Borrowing a little from William Blake and a little from Hindu religion, Christy came up with a mantra in an attempt to induce a tiger to reveal itself.

“Tiger Tiger Burning Bright, Carry Durga Day and Night”

Stalking Tigress. Ranthambhore, India. 2016

Stalking Tigress. Ranthambhore, India. 2016

We all joined in the chanting. Within a few minutes we came across another guide stopped in his jeep. A tiger had been spotted about a kilometer up the road. We kicked up a big cloud of dust as we took off toward the sighting. Slowing to a crawl we pulled along side two other jeeps. Their camera shutters were clicking away, lenses pointed across a gulley through the jungle undergrowth. I didn’t immediately see her but with some effort I spotted her head at least 50 yards away half hidden in the tall grass. She was intently watching a heard of spotted deer. Several minutes passed, then she stood and began to stalk, like lighting she was gone into the trees.

Christy, myself, the guides and the driver all looked at each other and chanted.

“Tiger Tiger Burning Bright, Carry Durga Day and Night”

Tigress with fresh Spotted Deer kill. Ranthambhore, India. 2016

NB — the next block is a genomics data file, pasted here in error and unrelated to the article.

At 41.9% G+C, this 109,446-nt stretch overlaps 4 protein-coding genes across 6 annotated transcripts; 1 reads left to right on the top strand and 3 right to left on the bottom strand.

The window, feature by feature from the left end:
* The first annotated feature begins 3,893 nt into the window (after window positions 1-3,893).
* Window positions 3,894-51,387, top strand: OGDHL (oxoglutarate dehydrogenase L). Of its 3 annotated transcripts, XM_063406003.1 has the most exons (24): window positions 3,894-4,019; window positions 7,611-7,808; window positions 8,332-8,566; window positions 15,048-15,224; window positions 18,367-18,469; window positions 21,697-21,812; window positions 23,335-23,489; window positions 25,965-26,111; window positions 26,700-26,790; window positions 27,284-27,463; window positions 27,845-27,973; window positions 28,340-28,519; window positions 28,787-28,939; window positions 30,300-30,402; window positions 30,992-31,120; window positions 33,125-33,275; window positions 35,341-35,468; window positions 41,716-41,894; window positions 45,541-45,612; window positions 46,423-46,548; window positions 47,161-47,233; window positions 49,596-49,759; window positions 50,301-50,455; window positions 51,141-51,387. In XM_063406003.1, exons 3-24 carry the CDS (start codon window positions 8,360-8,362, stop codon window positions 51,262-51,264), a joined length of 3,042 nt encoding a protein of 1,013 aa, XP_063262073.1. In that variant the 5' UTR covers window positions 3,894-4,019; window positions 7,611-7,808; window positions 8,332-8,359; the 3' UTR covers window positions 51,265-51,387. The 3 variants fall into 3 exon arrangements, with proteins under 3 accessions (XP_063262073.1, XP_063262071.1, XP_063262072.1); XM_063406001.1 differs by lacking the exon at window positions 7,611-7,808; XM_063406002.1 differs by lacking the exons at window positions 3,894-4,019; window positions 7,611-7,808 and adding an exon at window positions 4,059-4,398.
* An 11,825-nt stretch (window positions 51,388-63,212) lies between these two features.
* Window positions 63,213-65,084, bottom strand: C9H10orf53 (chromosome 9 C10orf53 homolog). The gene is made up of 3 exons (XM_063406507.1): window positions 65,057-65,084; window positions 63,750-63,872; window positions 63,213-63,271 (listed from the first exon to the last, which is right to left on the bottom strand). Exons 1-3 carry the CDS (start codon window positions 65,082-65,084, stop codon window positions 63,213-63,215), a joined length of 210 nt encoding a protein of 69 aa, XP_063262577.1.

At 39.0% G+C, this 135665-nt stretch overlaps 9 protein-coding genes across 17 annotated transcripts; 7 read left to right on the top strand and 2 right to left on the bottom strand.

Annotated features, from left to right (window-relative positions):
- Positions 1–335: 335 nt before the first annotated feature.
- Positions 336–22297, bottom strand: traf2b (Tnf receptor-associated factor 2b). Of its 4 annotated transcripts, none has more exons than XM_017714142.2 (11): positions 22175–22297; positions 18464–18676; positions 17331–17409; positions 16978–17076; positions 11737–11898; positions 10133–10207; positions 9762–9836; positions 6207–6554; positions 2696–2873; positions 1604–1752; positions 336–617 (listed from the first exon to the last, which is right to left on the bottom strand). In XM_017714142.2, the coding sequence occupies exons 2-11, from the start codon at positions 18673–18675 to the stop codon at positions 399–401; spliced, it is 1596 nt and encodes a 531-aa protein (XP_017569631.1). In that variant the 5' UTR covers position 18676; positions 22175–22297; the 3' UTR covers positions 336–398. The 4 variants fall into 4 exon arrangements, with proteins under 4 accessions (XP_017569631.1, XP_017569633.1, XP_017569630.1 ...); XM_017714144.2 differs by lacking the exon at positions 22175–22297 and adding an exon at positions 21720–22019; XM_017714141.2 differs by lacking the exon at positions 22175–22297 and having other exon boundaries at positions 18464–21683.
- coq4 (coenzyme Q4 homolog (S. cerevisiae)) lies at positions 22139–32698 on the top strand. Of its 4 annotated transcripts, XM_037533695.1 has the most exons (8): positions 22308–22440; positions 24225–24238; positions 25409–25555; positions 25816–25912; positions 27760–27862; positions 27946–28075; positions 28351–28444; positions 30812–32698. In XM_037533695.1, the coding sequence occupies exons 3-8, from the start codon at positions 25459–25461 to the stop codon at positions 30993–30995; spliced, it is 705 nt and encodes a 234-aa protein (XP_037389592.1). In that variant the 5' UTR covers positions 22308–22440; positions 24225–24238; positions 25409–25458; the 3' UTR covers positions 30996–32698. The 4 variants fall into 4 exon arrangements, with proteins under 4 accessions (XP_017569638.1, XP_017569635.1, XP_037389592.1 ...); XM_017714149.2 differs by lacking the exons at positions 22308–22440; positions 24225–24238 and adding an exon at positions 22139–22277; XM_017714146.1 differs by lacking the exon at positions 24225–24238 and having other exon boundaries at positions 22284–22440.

Tigress with fresh Spotted Deer kill. Ranthambhore, India. 2016

A minute later she reappeared, carrying a small spotted deer in her mouth and she was walking right toward us!

“Tiger Tiger Burning Bright, Carry Durga Day and Night”

Tigress cleaning her kill. Ranthambhore, India. 2016

Tigress cleaning her kill. Ranthambhore, India. 2016

We all held our breath, pressed our shutter releases and marveled as she walked past our jeep and continued down the road. She settled under a tree a little further along and began licking her kill. She stayed there for about five minutes before moving further away into denser cover. It was the most marvelous experience we had ever had. Our guides agreed and told us this was only the second time in 10 years they had seen this happen. Jai Durga.

Tigress with fresh kill. Ranthambhore, India. 2016

Tigress with fresh kill. Ranthambhore, India. 2016